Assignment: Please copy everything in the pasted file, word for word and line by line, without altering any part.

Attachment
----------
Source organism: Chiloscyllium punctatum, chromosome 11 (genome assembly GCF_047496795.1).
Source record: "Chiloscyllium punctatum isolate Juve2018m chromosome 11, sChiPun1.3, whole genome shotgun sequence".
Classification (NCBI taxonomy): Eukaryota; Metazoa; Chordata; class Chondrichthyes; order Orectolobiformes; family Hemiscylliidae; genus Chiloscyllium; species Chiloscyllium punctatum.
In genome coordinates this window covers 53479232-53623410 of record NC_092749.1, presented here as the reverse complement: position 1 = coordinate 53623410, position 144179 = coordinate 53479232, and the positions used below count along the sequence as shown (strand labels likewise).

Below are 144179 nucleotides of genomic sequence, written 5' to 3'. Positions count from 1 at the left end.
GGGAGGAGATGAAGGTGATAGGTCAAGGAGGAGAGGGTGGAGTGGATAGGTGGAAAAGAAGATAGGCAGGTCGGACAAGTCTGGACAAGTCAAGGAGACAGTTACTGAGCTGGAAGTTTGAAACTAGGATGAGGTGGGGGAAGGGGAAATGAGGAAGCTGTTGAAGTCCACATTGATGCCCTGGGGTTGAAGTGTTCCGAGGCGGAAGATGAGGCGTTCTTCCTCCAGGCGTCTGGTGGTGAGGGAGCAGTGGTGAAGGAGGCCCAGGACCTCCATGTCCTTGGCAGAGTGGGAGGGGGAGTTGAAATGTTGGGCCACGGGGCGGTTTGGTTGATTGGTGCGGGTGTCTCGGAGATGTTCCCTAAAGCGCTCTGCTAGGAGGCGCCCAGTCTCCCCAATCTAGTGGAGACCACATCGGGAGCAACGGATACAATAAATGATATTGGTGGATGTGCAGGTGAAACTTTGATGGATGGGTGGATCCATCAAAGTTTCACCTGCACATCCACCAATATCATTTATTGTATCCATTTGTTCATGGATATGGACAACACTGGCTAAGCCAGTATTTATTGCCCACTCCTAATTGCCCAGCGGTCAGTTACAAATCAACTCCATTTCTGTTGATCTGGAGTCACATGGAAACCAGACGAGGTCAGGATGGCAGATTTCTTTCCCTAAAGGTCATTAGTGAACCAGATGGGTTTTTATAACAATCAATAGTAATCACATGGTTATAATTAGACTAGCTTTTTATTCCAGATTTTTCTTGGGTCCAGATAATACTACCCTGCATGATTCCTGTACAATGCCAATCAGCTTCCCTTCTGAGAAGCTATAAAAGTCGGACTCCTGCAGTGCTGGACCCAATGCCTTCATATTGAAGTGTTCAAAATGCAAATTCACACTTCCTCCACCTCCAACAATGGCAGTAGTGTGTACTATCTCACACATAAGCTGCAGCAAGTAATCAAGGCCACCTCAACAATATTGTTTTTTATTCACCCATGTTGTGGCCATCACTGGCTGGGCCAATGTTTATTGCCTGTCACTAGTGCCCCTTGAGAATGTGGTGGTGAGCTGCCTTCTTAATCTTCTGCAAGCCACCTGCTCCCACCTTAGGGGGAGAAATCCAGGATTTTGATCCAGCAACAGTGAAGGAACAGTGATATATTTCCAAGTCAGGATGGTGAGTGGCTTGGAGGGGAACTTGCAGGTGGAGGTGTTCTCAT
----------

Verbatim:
Source organism: Chiloscyllium punctatum, chromosome 11 (genome assembly GCF_047496795.1).
Source record: "Chiloscyllium punctatum isolate Juve2018m chromosome 11, sChiPun1.3, whole genome shotgun sequence".
Classification (NCBI taxonomy): Eukaryota; Metazoa; Chordata; class Chondrichthyes; order Orectolobiformes; family Hemiscylliidae; genus Chiloscyllium; species Chiloscyllium punctatum.
In genome coordinates this window covers 53479232-53623410 of record NC_092749.1, presented here as the reverse complement: position 1 = coordinate 53623410, position 144179 = coordinate 53479232, and the positions used below count along the sequence as shown (strand labels likewise).

Below are 144179 nucleotides of genomic sequence, written 5' to 3'. Positions count from 1 at the left end.
GGGAGGAGATGAAGGTGATAGGTCAAGGAGGAGAGGGTGGAGTGGATAGGTGGAAAAGAAGATAGGCAGGTCGGACAAGTCTGGACAAGTCAAGGAGACAGTTACTGAGCTGGAAGTTTGAAACTAGGATGAGGTGGGGGAAGGGGAAATGAGGAAGCTGTTGAAGTCCACATTGATGCCCTGGGGTTGAAGTGTTCCGAGGCGGAAGATGAGGCGTTCTTCCTCCAGGCGTCTGGTGGTGAGGGAGCAGTGGTGAAGGAGGCCCAGGACCTCCATGTCCTTGGCAGAGTGGGAGGGGGAGTTGAAATGTTGGGCCACGGGGCGGTTTGGTTGATTGGTGCGGGTGTCTCGGAGATGTTCCCTAAAGCGCTCTGCTAGGAGGCGCCCAGTCTCCCCAATCTAGTGGAGACCACATCGGGAGCAACGGATACAATAAATGATATTGGTGGATGTGCAGGTGAAACTTTGATGGATGGGTGGATCCATCAAAGTTTCACCTGCACATCCACCAATATCATTTATTGTATCCATTTGTTCATGGATATGGACAACACTGGCTAAGCCAGTATTTATTGCCCACTCCTAATTGCCCAGCGGTCAGTTACAAATCAACTCCATTTCTGTTGATCTGGAGTCACATGGAAACCAGACGAGGTCAGGATGGCAGATTTCTTTCCCTAAAGGTCATTAGTGAACCAGATGGGTTTTTATAACAATCAATAGTAATCACATGGTTATAATTAGACTAGCTTTTTATTCCAGATTTTTCTTGGGTCCAGATAATACTACCCTGCATGATTCCTGTACAATGCCAATCAGCTTCCCTTCTGAGAAGCTATAAAAGTCGGACTCCTGCAGTGCTGGACCCAATGCCTTCATATTGAAGTGTTCAAAATGCAAATTCACACTTCCTCCACCTCCAACAATGGCAGTAGTGTGTACTATCTCACACATAAGCTGCAGCAAGTAATCAAGGCCACCTCAACAATATTGTTTTTTATTCACCCATGTTGTGGCCATCACTGGCTGGGCCAATGTTTATTGCCTGTCACTAGTGCCCCTTGAGAATGTGGTGGTGAGCTGCCTTCTTAATCTTCTGCAAGCCACCTGCTCCCACCTTAGGGGGAGAAATCCAGGATTTTGATCCAGCAACAGTGAAGGAACAGTGATATATTTCCAAGTCAGGATGGTGAGTGGCTTGGAGGGGAACTTGCAGGTGGAGGTGTTCTCAT